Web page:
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The Haunted Bookshop Christopher Morley

The Disappearing Volume

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"What is it, the Christmas Carol?" said Titania. "We had to read that in school."

"No," said Roger; "the other stories, infinitely better. Everybody gets the Carol dinned into them until they're weary of it, but no one nowadays seems to read the others. I tell you, Christmas wouldn't be Christmas to me if I didn't read these tales over again every year. How homesick they make one for the good old days of real inns and real beefsteak and real ale drawn in pewter. My dears, sometimes when I am reading Dickens I get a vision of rare sirloin with floury boiled potatoes and plenty of horse-radish, set on a shining cloth not far from a blaze of English coal----"

"He's an incorrigible visionary," said Mrs. Mifflin. "To hear him talk you might think no one had had a square meal since Dickens died. You might think that all landladies died with Mrs. Lirriper."

"Very ungrateful of him," said Titania. "I'm sure I couldn't ask for better potatoes, or a nicer hostess, than I've found in Brooklyn."

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"Well, well," said Roger. "You are right, of course. And yet something went out of the world when Victorian England vanished, something that will never come again. Take the stagecoach drivers, for instance. What a racy, human type they were! And what have we now to compare with them? Subway guards? Taxicab drivers? I have hung around many an all-night lunchroom to hear the chauffeurs talk. But they are too much on the move, you can't get the picture of them the way Dickens could of his types. You can't catch that sort of thing in a snapshot, you know: you have to have a time exposure. I'll grant you, though, that lunchroom food is mighty good. The best place to eat is always a counter where the chauffeurs congregate. They get awfully hungry, you see, driving round in the cold, and when they want food they want it hot and tasty. There's a little hash-alley called Frank's, up on Broadway near 77th, where I guess the ham and eggs and French fried is as good as any Mr. Pickwick ever ate."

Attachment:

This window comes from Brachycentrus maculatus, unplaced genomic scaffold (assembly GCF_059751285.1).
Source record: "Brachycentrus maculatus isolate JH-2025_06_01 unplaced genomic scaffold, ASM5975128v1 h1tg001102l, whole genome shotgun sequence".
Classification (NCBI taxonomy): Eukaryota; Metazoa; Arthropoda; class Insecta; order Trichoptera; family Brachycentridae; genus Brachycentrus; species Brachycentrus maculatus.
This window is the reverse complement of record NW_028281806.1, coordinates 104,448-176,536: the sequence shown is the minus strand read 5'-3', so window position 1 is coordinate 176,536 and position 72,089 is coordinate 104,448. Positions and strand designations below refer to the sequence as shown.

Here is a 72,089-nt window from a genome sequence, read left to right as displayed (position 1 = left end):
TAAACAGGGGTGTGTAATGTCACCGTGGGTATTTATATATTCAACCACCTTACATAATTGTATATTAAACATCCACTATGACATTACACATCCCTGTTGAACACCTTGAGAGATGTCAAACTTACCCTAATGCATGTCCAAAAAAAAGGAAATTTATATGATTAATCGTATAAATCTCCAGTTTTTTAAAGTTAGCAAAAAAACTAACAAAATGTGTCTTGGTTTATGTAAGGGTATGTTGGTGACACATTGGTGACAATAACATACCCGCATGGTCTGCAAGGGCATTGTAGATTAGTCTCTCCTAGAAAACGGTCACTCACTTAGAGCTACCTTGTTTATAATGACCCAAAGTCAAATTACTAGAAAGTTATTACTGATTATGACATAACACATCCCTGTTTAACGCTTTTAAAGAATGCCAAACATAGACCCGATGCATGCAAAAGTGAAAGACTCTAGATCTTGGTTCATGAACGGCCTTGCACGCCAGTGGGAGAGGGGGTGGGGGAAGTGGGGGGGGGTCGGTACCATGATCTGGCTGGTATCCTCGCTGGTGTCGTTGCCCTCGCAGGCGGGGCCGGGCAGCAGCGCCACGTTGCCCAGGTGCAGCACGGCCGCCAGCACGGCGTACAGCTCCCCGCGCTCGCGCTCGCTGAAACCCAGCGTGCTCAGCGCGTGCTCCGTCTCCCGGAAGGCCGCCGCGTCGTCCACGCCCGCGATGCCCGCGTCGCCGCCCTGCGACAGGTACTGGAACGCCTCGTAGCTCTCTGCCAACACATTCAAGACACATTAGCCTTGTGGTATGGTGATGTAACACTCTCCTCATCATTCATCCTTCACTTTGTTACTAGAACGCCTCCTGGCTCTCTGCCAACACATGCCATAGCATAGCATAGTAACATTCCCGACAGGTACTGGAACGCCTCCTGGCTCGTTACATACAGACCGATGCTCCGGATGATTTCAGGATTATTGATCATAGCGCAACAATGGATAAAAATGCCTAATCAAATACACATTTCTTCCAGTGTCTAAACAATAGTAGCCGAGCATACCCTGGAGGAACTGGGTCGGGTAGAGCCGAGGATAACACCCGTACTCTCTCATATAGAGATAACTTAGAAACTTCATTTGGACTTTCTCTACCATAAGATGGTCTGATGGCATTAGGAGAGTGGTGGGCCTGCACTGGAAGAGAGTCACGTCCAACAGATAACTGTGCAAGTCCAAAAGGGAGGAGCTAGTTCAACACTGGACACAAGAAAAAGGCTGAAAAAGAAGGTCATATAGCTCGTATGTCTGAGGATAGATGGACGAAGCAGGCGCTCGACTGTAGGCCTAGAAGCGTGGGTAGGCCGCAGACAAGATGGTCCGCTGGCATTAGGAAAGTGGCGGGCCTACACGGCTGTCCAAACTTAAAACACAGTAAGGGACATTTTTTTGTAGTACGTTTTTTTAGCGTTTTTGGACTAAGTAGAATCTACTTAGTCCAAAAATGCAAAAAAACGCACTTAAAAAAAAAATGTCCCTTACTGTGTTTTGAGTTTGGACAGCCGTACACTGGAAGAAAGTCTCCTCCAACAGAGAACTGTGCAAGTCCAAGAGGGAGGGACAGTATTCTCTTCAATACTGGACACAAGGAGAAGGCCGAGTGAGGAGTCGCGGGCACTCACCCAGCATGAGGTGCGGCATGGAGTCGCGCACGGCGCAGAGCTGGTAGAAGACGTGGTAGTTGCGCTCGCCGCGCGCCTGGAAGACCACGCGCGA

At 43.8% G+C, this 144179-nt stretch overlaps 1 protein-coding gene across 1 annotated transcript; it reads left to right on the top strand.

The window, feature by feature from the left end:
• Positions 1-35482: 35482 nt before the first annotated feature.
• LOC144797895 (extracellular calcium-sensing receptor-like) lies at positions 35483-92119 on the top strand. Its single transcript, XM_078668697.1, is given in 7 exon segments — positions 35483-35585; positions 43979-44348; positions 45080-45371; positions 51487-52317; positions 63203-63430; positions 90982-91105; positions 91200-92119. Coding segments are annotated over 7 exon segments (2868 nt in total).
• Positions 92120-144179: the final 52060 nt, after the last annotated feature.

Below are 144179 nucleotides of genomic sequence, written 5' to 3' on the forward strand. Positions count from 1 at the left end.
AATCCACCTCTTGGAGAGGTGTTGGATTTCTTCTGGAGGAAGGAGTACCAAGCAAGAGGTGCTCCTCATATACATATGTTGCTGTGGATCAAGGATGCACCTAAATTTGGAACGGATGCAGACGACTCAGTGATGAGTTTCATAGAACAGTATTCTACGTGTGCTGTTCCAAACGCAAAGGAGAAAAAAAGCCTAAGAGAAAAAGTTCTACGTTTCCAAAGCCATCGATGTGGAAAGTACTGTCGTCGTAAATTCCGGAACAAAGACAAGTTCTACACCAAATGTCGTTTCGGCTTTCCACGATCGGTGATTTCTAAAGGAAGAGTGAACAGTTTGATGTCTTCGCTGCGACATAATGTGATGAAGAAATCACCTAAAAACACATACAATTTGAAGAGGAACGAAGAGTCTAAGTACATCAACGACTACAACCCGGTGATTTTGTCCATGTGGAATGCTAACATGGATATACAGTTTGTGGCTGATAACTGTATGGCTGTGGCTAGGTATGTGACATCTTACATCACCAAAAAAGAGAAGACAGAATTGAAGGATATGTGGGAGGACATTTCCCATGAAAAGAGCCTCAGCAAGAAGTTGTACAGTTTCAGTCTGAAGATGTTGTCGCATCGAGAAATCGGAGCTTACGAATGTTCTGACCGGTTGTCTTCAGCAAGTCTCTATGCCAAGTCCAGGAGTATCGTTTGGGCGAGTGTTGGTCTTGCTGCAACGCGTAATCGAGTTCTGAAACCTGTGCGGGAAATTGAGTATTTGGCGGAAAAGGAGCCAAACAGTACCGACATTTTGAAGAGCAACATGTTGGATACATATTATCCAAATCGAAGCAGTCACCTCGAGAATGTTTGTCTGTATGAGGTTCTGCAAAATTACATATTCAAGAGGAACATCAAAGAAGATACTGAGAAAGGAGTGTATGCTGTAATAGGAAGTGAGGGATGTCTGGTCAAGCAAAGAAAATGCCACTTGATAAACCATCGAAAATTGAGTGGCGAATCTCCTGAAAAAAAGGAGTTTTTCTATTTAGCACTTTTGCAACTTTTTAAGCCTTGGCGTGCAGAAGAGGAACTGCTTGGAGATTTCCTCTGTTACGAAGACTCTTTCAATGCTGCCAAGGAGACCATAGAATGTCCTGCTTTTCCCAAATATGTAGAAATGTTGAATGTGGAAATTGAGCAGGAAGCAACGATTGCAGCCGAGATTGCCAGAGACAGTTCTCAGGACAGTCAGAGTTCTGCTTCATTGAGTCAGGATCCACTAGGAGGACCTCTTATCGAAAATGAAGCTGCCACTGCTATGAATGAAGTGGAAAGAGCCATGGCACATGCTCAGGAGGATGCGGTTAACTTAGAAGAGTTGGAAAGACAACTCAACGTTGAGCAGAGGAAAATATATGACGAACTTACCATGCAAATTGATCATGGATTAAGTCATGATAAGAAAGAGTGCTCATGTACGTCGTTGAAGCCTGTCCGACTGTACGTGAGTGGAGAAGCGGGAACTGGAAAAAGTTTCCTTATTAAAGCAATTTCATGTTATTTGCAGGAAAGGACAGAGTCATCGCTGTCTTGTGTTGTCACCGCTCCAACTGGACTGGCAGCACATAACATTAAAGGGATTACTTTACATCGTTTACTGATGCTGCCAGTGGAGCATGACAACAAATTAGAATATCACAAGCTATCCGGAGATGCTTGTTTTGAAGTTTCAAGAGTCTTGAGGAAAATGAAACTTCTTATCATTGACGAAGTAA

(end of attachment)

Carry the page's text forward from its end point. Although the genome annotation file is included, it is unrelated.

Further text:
"I must get Edwards to take me there," said Titania. "Edwards is our chauffeur. I've been to the Ansonia for tea, that's near there."

"Better keep away," said Helen. "When Roger comes home from those places he smells so strong of onions it brings tears to my eyes."

"We've just been talking about an assistant chef," said Roger; that suggests that I read you Somebody's Luggage, which is all about a head waiter. I have often wished I could get a job as a waiter or a bus boy, just to learn if there really are any such head waiters nowadays. You know there are all sorts of jobs I'd like to have, just to fructify my knowledge of human nature and find out whether life is really as good as literature. I'd love to be a waiter, a barber, a floorwalker----"

"Roger, my dear," said Helen, "why don't you get on with the reading?"

Roger knocked out his pipe, turned Bock out of his chair, and sat down with infinite relish to read the memor able character sketch of Christopher, the head waiter, which is dear to every lover of taverns. "The writer of these humble lines being a Waiter," he began. The knitting needles flashed with diligence, and the dog by the fender stretched himself out in the luxuriant vacancy of mind only known to dogs surrounded by a happy group of their friends. And Roger, enjoying himself enormously, and particularly pleased by the chuckles of his audience, was approaching the ever-delightful items of the coffee-room bill which is to be found about ten pages on in the first chapter--how sad it is that hotel bills are not so rendered in these times--when the bell in the shop clanged. Picking up his pipe and matchbox, and grumbling "It's always the way," he hurried out of the room.

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The Haunted Bookshop
Christopher Morley

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